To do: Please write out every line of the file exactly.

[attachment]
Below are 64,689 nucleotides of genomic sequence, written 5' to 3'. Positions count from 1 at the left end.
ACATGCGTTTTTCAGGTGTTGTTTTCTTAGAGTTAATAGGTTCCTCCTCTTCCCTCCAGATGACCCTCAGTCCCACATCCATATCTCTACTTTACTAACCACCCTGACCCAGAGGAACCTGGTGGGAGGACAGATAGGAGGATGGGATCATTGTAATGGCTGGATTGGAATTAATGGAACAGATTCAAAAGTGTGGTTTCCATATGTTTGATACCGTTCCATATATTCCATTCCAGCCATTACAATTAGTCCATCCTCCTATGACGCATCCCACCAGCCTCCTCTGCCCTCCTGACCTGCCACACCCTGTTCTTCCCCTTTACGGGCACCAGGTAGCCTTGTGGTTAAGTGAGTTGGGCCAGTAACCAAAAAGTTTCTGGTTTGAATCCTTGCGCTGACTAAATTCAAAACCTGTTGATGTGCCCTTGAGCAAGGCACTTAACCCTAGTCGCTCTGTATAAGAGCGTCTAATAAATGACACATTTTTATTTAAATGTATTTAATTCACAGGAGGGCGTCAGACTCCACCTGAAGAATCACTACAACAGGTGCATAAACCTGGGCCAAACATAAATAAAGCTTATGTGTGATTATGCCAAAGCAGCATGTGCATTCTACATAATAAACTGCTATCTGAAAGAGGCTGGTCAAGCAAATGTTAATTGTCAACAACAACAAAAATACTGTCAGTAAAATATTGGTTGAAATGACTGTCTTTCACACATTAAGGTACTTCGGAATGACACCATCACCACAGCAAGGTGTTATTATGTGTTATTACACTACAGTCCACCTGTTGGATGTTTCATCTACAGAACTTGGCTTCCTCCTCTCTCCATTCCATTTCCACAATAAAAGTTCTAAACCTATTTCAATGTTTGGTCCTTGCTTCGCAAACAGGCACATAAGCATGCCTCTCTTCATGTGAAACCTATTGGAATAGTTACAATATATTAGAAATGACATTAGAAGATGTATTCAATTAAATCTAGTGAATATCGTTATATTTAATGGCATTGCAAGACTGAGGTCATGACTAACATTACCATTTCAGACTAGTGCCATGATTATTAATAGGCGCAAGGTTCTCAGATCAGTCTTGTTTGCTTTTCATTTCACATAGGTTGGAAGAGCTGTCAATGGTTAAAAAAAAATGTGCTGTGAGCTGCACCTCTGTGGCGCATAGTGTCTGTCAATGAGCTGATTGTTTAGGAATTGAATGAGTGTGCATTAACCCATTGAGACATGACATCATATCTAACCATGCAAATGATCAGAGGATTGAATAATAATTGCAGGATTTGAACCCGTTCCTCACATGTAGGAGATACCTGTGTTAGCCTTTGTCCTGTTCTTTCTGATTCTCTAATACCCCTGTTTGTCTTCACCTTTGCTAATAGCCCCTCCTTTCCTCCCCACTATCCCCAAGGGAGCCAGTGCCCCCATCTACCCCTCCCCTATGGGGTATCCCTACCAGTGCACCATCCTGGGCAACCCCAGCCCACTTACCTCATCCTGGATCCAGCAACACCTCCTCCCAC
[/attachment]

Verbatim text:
Below are 64,689 nucleotides of genomic sequence, written 5' to 3'. Positions count from 1 at the left end.
ACATGCGTTTTTCAGGTGTTGTTTTCTTAGAGTTAATAGGTTCCTCCTCTTCCCTCCAGATGACCCTCAGTCCCACATCCATATCTCTACTTTACTAACCACCCTGACCCAGAGGAACCTGGTGGGAGGACAGATAGGAGGATGGGATCATTGTAATGGCTGGATTGGAATTAATGGAACAGATTCAAAAGTGTGGTTTCCATATGTTTGATACCGTTCCATATATTCCATTCCAGCCATTACAATTAGTCCATCCTCCTATGACGCATCCCACCAGCCTCCTCTGCCCTCCTGACCTGCCACACCCTGTTCTTCCCCTTTACGGGCACCAGGTAGCCTTGTGGTTAAGTGAGTTGGGCCAGTAACCAAAAAGTTTCTGGTTTGAATCCTTGCGCTGACTAAATTCAAAACCTGTTGATGTGCCCTTGAGCAAGGCACTTAACCCTAGTCGCTCTGTATAAGAGCGTCTAATAAATGACACATTTTTATTTAAATGTATTTAATTCACAGGAGGGCGTCAGACTCCACCTGAAGAATCACTACAACAGGTGCATAAACCTGGGCCAAACATAAATAAAGCTTATGTGTGATTATGCCAAAGCAGCATGTGCATTCTACATAATAAACTGCTATCTGAAAGAGGCTGGTCAAGCAAATGTTAATTGTCAACAACAACAAAAATACTGTCAGTAAAATATTGGTTGAAATGACTGTCTTTCACACATTAAGGTACTTCGGAATGACACCATCACCACAGCAAGGTGTTATTATGTGTTATTACACTACAGTCCACCTGTTGGATGTTTCATCTACAGAACTTGGCTTCCTCCTCTCTCCATTCCATTTCCACAATAAAAGTTCTAAACCTATTTCAATGTTTGGTCCTTGCTTCGCAAACAGGCACATAAGCATGCCTCTCTTCATGTGAAACCTATTGGAATAGTTACAATATATTAGAAATGACATTAGAAGATGTATTCAATTAAATCTAGTGAATATCGTTATATTTAATGGCATTGCAAGACTGAGGTCATGACTAACATTACCATTTCAGACTAGTGCCATGATTATTAATAGGCGCAAGGTTCTCAGATCAGTCTTGTTTGCTTTTCATTTCACATAGGTTGGAAGAGCTGTCAATGGTTAAAAAAAAATGTGCTGTGAGCTGCACCTCTGTGGCGCATAGTGTCTGTCAATGAGCTGATTGTTTAGGAATTGAATGAGTGTGCATTAACCCATTGAGACATGACATCATATCTAACCATGCAAATGATCAGAGGATTGAATAATAATTGCAGGATTTGAACCCGTTCCTCACATGTAGGAGATACCTGTGTTAGCCTTTGTCCTGTTCTTTCTGATTCTCTAATACCCCTGTTTGTCTTCACCTTTGCTAATAGCCCCTCCTTTCCTCCCCACTATCCCCAAGGGAGCCAGTGCCCCCATCTACCCCTCCCCTATGGGGTATCCCTACCAGTGCACCATCCTGGGCAACCCCAGCCCACTTACCTCATCCTGGATCCAGCAACACCTCCTCCCAC